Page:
2. Add the chicken stock, bring to the boil, then turn down to a simmer and add the thyme. Cook for 20 mins or until tender.

1. Melt butter in a large pot over medium heat. Add onion and saute until softened, about 4 minutes. Add garlic and mushrooms; cook until softened, about 3 minutes. …
2. Add cream and mugwort, and simmer 10 minutes. Remove from heat and let cool slightly. Puree soup in batches in a blender until smooth.

How to cultivate the following plantlets

In the true tropics the dry season (winter) is the best watermelon growing season.

Watermelons do not cope well with extreme heat or the humid, soggy conditions of our wet season/summer. Fungal diseases and bugs will wipe them out in no time.

If you live in a cooler climate, then summer is the time to grow watermelons.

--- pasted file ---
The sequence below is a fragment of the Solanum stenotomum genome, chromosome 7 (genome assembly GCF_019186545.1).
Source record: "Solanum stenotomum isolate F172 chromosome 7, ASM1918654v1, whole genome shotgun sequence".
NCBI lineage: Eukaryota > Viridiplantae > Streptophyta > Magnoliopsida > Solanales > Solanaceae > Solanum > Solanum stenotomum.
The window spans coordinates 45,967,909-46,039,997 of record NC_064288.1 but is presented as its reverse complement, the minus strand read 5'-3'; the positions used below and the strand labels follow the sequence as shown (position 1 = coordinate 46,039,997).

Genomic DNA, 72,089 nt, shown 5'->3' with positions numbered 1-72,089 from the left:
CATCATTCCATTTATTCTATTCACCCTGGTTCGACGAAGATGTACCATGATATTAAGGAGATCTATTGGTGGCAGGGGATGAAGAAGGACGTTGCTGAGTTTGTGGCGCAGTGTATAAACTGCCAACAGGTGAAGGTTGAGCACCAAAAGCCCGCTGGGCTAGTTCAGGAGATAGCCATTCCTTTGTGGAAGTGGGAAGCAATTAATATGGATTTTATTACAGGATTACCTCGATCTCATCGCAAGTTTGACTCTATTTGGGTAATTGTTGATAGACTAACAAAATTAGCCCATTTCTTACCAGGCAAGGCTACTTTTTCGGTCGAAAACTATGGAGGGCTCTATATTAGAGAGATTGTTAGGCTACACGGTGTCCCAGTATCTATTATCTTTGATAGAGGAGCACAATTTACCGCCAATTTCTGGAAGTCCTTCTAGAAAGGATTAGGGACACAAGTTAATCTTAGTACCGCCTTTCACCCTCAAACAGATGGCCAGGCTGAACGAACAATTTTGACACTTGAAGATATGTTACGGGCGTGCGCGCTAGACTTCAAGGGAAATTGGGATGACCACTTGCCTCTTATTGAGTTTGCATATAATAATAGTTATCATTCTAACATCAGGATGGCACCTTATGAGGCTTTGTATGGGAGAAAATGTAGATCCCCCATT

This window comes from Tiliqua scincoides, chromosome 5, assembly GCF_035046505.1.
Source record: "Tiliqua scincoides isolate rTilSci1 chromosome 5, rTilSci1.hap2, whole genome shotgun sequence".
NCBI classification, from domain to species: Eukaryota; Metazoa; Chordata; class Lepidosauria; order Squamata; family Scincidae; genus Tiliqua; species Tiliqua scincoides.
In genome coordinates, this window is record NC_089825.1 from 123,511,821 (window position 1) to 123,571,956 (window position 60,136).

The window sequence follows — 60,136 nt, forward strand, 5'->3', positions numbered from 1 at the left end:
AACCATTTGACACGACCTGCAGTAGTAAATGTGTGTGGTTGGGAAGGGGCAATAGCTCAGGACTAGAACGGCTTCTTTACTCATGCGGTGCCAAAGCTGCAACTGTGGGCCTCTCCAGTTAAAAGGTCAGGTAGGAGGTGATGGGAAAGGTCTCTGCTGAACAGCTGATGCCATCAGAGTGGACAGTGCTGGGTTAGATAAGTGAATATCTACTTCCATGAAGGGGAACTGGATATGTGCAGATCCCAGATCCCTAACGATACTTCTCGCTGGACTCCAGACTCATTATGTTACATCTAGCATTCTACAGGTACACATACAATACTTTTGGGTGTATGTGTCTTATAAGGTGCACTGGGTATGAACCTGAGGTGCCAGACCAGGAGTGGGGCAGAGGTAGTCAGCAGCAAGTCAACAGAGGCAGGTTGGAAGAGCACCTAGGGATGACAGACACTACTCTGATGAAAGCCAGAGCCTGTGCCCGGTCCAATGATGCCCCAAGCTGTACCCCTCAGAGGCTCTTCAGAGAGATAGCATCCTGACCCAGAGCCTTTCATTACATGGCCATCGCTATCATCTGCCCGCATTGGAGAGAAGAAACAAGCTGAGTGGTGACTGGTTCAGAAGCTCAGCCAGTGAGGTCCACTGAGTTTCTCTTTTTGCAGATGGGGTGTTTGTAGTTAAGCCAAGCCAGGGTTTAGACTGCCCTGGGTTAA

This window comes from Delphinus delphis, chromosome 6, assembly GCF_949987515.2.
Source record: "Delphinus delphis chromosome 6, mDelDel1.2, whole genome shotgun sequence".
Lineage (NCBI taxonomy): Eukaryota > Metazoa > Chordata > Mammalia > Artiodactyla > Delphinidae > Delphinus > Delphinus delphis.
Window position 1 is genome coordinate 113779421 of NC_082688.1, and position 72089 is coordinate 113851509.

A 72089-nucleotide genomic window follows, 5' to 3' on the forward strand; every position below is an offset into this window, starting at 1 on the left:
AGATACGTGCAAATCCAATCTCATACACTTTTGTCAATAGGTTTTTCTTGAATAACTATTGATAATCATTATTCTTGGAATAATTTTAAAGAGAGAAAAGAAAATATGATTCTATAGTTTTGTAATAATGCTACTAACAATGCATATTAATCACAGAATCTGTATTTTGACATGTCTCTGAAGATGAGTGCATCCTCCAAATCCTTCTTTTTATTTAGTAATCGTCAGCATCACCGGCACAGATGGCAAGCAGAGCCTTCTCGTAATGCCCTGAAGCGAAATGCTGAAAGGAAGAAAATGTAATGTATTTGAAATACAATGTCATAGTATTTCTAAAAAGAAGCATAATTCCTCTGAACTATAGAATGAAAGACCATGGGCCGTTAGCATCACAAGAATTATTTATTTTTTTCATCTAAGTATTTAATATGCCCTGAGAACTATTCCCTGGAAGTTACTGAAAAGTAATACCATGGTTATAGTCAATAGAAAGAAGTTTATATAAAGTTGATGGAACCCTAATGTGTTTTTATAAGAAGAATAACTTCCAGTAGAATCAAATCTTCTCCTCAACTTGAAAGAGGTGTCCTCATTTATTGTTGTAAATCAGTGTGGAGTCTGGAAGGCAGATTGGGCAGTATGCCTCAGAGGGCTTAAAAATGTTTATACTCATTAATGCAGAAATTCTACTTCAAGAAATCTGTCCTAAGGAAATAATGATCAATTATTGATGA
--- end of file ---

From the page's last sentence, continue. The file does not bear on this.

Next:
You do need at least three months of reliably hot, sunny weather to grow and ripen a watermelon. During that time your average daily maximum temperature should be at least about 20-25°C or 70-80F. Warmer is even better.

(There are different watermelon varieties, so if you are at the low end of that, look for a faster maturing variety.)

Grow watermelons in full sun. You also need an abundant supply of water and nutrients (good soil).

And you need space. As I said, a rambling vine. They like to go wandering and smother everything around them.

Greenhouse cucumbers can be planted into beds, large containers of potting soil, or growing bags. If using the latter, plant two cucumbers per bag into bottomless pots set on top of the growing bag. These will help to trap moisture every time you water, instead of it running off over the surface.

Put in place supports such as bamboo canes, vertical wires, strong netting or trellis. Train vines up their supports then pinch out the growing tips when they reach the top to encourage side shoots. Pinch out the tips of side shoots after each developing fruit to leave two leaves beyond each fruit.